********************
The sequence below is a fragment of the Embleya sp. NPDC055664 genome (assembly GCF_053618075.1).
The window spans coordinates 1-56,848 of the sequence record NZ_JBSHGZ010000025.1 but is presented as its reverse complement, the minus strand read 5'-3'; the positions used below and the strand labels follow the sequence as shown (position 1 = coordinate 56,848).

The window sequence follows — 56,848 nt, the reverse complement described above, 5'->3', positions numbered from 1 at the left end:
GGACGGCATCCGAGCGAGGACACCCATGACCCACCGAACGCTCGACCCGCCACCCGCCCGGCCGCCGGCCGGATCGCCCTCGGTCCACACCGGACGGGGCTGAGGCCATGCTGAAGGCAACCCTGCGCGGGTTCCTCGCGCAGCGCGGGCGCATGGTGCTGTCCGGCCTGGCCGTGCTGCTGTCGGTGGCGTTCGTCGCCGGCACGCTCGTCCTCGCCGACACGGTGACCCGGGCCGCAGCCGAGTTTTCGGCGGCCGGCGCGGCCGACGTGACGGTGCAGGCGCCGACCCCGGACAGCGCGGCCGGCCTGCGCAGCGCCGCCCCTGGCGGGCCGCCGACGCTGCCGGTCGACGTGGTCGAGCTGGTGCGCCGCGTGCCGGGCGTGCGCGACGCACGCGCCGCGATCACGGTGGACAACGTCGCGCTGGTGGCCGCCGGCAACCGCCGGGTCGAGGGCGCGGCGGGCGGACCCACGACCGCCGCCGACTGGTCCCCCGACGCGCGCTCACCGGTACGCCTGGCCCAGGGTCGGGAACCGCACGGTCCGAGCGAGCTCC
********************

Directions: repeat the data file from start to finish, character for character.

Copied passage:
The sequence below is a fragment of the Embleya sp. NPDC055664 genome (assembly GCF_053618075.1).
The window spans coordinates 1-56,848 of the sequence record NZ_JBSHGZ010000025.1 but is presented as its reverse complement, the minus strand read 5'-3'; the positions used below and the strand labels follow the sequence as shown (position 1 = coordinate 56,848).

The window sequence follows — 56,848 nt, the reverse complement described above, 5'->3', positions numbered from 1 at the left end:
GGACGGCATCCGAGCGAGGACACCCATGACCCACCGAACGCTCGACCCGCCACCCGCCCGGCCGCCGGCCGGATCGCCCTCGGTCCACACCGGACGGGGCTGAGGCCATGCTGAAGGCAACCCTGCGCGGGTTCCTCGCGCAGCGCGGGCGCATGGTGCTGTCCGGCCTGGCCGTGCTGCTGTCGGTGGCGTTCGTCGCCGGCACGCTCGTCCTCGCCGACACGGTGACCCGGGCCGCAGCCGAGTTTTCGGCGGCCGGCGCGGCCGACGTGACGGTGCAGGCGCCGACCCCGGACAGCGCGGCCGGCCTGCGCAGCGCCGCCCCTGGCGGGCCGCCGACGCTGCCGGTCGACGTGGTCGAGCTGGTGCGCCGCGTGCCGGGCGTGCGCGACGCACGCGCCGCGATCACGGTGGACAACGTCGCGCTGGTGGCCGCCGGCAACCGCCGGGTCGAGGGCGCGGCGGGCGGACCCACGACCGCCGCCGACTGGTCCCCCGACGCGCGCTCACCGGTACGCCTGGCCCAGGGTCGGGAACCGCACGGTCCGAGCGAGCTCC